It will be feats of clay this year for the deity who ‘removes obstacles’

Increasing awareness has seen eco-friendly Ganesh idols making steady inroads into a sea of plaster of paris gods
Ganesh Chaturthi observances today owe much to Bal Gangadhar ‘Lokmanya’ Tilak. Under British rule the festival, which had been celebrated with gusto in Maharashtra under the Peshwas, became a smaller family occasion. Tilak led its revival as a community celebration, a way to increase the nationalistic spirit, with neighbourhoods installing their own idols and then taking them for immersion in large processions. But even the freedom fighter might not have approved of the environmental impact of the festival today.
Idols were once made of clay, but it is a difficult material to work: even using moulds, if not properly treated, it can crack when drying and breaks easily. Most idols are now made of calcium sulfate hemihydrate (Plaster of Paris or PoP), because it dries quickly and cleanly in a mould, so artisans can easily make lots of idols; it also takes colours well, and is light, therefore easier to transport even in the large sizes community mandals want. Perhaps most crucial, it is cheaper than quality clay and easier to get.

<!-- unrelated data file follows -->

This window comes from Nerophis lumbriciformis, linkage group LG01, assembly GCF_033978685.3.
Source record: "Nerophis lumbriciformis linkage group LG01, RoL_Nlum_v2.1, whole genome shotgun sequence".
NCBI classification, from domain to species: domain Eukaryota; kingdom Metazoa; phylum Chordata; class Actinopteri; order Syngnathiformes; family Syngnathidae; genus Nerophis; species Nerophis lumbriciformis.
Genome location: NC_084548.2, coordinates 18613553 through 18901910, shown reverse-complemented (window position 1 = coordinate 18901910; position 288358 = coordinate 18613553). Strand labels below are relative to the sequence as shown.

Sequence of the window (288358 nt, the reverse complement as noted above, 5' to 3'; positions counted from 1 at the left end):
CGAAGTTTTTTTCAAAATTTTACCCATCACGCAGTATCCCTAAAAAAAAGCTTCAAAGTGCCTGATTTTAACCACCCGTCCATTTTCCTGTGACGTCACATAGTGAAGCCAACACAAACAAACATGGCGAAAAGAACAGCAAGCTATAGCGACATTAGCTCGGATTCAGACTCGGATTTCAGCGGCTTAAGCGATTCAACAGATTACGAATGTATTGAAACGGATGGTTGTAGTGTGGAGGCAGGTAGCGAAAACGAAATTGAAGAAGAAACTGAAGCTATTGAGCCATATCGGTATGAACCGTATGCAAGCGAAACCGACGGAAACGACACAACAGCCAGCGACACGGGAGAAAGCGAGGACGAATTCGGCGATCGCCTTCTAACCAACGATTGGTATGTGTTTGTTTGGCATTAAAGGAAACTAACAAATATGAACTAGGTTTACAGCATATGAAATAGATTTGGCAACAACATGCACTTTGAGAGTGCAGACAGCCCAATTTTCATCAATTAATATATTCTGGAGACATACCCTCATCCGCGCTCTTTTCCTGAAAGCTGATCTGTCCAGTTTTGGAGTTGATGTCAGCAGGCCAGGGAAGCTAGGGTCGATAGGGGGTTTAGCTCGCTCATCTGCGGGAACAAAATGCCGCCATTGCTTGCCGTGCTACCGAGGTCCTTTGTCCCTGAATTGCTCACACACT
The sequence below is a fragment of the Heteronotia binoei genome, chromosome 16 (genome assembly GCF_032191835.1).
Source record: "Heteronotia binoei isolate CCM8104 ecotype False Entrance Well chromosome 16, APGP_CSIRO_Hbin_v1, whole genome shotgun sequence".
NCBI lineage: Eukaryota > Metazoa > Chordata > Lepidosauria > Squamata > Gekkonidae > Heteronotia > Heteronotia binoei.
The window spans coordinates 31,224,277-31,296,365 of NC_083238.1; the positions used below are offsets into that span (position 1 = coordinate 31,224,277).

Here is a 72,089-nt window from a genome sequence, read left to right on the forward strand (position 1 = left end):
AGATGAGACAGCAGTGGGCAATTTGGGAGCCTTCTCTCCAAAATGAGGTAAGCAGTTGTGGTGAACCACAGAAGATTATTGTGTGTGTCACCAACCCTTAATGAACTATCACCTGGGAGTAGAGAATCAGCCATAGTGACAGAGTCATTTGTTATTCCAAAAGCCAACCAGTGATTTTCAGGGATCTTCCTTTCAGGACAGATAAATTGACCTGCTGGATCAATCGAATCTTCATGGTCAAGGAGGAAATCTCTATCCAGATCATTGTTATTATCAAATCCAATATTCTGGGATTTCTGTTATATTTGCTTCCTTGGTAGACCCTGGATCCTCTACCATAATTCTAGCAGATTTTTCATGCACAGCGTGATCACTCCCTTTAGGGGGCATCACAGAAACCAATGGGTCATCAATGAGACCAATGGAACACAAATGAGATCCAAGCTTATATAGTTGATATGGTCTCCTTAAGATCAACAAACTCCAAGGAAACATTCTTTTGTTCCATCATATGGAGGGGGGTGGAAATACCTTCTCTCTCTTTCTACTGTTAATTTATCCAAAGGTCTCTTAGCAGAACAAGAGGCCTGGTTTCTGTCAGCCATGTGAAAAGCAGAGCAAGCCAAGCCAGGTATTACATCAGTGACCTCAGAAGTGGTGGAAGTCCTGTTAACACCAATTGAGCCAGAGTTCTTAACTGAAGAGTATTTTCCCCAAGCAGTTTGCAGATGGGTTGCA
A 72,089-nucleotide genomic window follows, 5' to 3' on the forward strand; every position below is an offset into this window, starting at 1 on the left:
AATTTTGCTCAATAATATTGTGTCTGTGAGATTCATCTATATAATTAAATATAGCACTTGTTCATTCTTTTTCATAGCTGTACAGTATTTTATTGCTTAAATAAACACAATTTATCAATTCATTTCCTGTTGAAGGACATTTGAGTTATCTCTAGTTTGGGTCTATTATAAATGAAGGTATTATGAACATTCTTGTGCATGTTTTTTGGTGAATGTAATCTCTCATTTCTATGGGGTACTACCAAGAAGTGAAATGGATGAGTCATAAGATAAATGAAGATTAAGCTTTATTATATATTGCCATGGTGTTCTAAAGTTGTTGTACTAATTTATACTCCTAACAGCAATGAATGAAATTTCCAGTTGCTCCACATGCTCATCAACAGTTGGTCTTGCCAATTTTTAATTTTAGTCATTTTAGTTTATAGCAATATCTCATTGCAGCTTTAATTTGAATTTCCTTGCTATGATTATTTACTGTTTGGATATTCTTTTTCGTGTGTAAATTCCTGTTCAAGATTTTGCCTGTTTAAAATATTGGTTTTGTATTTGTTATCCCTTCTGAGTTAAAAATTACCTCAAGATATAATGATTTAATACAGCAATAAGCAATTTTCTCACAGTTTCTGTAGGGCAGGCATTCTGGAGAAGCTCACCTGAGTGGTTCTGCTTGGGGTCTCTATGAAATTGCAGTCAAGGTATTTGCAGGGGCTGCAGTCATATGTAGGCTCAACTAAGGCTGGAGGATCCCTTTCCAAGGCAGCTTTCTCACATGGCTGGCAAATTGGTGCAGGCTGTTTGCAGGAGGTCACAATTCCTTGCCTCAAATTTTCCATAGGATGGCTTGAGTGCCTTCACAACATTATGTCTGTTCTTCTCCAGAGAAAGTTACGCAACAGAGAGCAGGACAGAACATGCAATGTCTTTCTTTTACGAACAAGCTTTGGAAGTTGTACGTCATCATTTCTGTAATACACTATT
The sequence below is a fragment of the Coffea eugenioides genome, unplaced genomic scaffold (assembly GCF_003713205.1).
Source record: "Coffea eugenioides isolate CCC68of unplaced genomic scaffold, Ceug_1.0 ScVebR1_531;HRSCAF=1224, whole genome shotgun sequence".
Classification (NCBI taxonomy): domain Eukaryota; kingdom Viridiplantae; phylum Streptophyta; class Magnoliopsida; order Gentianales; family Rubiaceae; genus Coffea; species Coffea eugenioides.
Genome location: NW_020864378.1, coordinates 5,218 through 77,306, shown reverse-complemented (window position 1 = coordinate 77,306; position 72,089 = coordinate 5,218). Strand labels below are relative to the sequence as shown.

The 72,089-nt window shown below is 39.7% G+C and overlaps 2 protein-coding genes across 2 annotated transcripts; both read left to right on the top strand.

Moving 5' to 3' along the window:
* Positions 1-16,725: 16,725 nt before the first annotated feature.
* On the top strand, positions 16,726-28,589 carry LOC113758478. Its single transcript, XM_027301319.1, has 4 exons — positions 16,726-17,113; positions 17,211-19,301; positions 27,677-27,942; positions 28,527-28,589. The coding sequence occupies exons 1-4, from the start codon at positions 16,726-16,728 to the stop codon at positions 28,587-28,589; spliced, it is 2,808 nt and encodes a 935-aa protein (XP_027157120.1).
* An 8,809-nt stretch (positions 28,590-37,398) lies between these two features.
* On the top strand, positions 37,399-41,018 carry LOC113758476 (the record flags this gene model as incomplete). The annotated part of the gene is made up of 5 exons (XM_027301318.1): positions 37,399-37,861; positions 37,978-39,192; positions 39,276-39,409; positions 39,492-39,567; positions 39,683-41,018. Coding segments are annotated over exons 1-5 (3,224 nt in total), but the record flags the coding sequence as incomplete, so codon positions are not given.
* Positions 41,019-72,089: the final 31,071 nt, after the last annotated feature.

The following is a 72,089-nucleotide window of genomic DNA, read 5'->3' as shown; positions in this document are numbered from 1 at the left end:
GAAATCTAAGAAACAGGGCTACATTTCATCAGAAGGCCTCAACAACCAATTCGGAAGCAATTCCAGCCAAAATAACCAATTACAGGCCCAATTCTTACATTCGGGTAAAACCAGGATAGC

But PoP does not biodegrade well, and the synthetic colours used are toxic for aquatic flora and fauna. There are other environmental worries too, like the large amount of polystyrene and plastic used for décor, noise pollution, and air pollution thanks to traffic jams. Devotees can immerse the idol in the pot, and after it is dissolves, add the soil and cocopeat, and sow the seeds. Another venture, MudPiez, has been promoting the clay idols made by traditional artisans in Narayanapura, a village on the outskirts of the city.
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